The Cubiro Red-eared Conure (Pyrrhura hoematotis immarginata) are native to an area around the city of Cubiro in Lara Province, located in Venezuela.
They can be found in forest areas, along the edges of forests and adjacent cleared land. They usually reside within a sub-tropical zone between 1,200 m (4,000 ft) up to 2,000 m (6,600 ft). Flocks of them usually roost at night in the mountains and fly to lower altitude to forage. Local seasonal migrations depending on availability of food also occur. They are common in localities, but a considered decline in its population has been noted due to forest clearance and resulting loss of habitat.
They occur in small groups of 3 to 12 birds outside breeding season. Around favored feeding areas, up to 100 of these conures may be seen. They usually move around high up in the canopy of trees. They are active conures and are often observed climbing around the foliage. They may be seen hanging upside-down to feed on flowers or fruits.
They are well camouflaged by their mostly green plumage and at times their reddish ear-coverts (feathers covering the ears) can be noted. They are noisy when calling and can be identified during the flight by their reddish-brown tail coloring.
They look similar to the nominate species, but lack the edging to side of the neck as well as the brownish-yellow coloring to the back of the head and nape (back of the neck). The breast feathers have a slightly brighter edging, but lack the dirty-grey marking of the nominate species. At an average of 26 cm (10,5 ins) in length, they are also slightly larger.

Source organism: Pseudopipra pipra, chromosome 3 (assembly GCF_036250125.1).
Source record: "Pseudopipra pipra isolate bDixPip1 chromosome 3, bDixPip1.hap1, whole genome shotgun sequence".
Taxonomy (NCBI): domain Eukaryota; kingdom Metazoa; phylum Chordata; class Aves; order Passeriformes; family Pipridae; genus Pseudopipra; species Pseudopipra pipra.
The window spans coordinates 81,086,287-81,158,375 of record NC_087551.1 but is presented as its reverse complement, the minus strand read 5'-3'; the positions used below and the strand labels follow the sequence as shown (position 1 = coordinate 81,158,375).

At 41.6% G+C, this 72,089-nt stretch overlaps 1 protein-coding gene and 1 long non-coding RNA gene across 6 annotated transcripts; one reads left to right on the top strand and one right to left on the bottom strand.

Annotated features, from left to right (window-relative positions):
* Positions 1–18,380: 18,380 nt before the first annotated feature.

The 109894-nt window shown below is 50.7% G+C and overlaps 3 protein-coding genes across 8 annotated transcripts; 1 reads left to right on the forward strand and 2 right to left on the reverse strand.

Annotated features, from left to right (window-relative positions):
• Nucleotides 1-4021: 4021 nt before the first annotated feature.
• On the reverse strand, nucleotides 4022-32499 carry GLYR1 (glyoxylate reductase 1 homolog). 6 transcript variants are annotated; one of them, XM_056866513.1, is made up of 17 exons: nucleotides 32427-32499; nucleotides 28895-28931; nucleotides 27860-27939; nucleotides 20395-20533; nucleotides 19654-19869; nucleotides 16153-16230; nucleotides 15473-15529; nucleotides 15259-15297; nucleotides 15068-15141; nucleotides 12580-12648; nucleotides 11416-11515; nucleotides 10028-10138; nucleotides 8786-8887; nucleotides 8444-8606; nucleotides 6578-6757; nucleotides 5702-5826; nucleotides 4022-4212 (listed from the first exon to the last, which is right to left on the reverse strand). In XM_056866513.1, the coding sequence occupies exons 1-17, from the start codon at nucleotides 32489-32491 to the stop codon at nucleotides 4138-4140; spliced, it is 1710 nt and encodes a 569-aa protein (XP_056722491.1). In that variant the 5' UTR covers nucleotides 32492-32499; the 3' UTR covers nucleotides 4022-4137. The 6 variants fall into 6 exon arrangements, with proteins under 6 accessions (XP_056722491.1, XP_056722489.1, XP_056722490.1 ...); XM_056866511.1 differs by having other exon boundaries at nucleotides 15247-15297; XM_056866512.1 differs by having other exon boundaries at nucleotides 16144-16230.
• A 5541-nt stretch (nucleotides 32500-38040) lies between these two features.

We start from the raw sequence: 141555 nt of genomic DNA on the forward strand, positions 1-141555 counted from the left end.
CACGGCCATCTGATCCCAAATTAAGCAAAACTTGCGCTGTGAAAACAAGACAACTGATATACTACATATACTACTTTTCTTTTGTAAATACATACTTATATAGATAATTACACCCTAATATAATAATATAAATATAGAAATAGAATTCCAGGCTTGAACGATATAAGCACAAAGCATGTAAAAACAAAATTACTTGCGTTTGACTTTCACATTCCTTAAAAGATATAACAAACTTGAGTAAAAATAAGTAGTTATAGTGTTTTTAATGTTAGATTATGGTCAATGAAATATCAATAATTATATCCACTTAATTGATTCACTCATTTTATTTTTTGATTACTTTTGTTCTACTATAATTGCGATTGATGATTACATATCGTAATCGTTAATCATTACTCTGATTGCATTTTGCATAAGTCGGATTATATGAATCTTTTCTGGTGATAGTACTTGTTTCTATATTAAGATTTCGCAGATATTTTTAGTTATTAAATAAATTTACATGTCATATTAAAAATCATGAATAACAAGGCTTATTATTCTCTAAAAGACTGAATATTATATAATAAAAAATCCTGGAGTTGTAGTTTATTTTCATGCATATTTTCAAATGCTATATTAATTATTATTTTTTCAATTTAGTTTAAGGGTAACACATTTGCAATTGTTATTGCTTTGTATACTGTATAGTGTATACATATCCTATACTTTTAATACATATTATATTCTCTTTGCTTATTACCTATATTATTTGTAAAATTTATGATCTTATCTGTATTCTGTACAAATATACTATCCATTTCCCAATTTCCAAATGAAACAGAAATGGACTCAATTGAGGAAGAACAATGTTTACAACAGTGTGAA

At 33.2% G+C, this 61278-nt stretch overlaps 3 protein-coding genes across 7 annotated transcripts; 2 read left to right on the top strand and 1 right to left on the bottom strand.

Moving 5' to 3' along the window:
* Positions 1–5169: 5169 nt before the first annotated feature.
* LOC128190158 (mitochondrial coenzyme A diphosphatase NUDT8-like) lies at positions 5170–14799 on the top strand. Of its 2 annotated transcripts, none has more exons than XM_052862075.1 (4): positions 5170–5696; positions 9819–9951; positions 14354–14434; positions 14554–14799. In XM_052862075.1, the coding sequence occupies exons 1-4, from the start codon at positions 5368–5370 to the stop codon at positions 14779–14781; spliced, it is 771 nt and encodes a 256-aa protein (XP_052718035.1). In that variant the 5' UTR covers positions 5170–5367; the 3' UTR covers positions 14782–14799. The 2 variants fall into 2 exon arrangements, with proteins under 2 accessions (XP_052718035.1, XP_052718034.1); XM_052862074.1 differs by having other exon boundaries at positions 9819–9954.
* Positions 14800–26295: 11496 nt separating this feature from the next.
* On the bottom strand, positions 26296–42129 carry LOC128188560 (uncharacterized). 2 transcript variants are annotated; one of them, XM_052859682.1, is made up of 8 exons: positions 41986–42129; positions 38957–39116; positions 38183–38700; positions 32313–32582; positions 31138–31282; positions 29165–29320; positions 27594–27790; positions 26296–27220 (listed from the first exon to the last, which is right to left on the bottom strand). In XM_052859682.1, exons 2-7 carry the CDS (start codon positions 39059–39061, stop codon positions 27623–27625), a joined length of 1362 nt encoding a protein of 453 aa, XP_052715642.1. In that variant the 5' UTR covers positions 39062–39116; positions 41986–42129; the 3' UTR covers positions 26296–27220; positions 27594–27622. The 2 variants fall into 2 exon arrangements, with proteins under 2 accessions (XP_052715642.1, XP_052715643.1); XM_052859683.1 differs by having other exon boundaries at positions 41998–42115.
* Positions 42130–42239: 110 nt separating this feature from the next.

In their natural habitat, they feed on a variety of seeds, berries, fruits, flowers and small nuts; insects and their larvae.
Captive birds should be provided a diet as close to their natural diet as possible. Plenty of fruits (including berries). veggies and greenfood should be provided daily. A good quality dry food mix of safflower seeds, oats, some sunflower seeds (also sprouted), hemp, buckwheat, millet, canary grass seeds, millets, and rowanberries should be available at all times. Vitamin and mineral supplements may be recommended by a vet if malnutrition has been established.
Cubiro Red-eared Conures as Pets:
The Cubiro red-eared conures are unknown captivity and little is known about their potential as pets. However, it is assumed that they share many characteristics of the conure species.
Breeding / Reproduction:
There are unconfirmed reports of successful breeding in aviculture. It is assumed that they have probably not been kept outside Venezuela and even in their own range, they are rare.
In their natural habitat, the breeding season is probably July to August. Their eggs measure 24.1 x 21.3 mm (0.95 x 0.84 ins). This conure should be kept in large flight 4 x 1 x 2 m (12 x 3 x 6 ft) with adjoining shelter 1 x 1 x 2 m (3 x 3 x 6 ft).
Speaking in general terms, Pyrrhura conures are fairly easy to breed. One preferred nest box size listed specific for the cubiro Red-eared Conure is 25 x 25 x 70 cm (10 x 10 x 28 ins). But this may differ by pair.
Genus: Scientific: Pyrrhura … English: Red-tailed Conures … Dutch: Roodstaartparkieten … German: Rotschwanzsittiche … French: Perruche à queue rouge
Species: Scientific: Pyrrhura hoematotis immarginata … English: Cubiro Red-eared Conure … Dutch: Cubiro Roodoorparkiet … German: Cubiro Blutohr Rotschwanzsittich … French: Perruche à oreillon rouge lada
CITES II – Endangered